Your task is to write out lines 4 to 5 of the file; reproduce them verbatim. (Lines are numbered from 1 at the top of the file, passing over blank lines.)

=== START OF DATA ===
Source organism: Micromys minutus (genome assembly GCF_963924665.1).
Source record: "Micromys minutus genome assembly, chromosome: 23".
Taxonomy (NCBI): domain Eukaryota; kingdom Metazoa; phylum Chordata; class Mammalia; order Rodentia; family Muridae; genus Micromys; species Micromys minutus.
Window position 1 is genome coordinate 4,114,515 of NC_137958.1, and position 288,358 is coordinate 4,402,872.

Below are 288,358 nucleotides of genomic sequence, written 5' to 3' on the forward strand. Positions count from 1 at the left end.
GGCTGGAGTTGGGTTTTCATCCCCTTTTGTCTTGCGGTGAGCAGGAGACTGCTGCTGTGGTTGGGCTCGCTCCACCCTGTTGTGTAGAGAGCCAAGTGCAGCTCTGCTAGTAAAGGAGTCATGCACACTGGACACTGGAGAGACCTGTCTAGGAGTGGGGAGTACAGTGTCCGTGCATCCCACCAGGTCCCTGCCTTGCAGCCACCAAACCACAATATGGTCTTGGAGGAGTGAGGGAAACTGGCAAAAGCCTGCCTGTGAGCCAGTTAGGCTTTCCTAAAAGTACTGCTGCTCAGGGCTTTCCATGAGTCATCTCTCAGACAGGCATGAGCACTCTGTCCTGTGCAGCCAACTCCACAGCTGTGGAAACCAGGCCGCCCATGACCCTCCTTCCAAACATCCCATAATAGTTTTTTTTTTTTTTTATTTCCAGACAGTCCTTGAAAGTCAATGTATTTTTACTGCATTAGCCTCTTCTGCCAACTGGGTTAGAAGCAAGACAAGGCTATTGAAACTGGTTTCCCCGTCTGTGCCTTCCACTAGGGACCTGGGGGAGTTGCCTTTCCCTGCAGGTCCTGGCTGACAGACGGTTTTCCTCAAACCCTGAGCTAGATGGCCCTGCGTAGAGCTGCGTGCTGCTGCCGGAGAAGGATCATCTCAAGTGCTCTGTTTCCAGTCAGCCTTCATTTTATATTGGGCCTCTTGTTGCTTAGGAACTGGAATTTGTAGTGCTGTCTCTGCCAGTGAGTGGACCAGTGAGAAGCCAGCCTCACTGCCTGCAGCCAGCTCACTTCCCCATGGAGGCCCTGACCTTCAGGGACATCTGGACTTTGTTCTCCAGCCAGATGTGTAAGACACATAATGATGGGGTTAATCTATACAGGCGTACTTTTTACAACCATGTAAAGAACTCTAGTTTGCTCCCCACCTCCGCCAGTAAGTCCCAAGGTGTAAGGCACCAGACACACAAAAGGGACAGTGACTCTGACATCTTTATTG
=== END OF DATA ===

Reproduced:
Window position 1 is genome coordinate 4,114,515 of NC_137958.1, and position 288,358 is coordinate 4,402,872.

Below are 288,358 nucleotides of genomic sequence, written 5' to 3' on the forward strand. Positions count from 1 at the left end.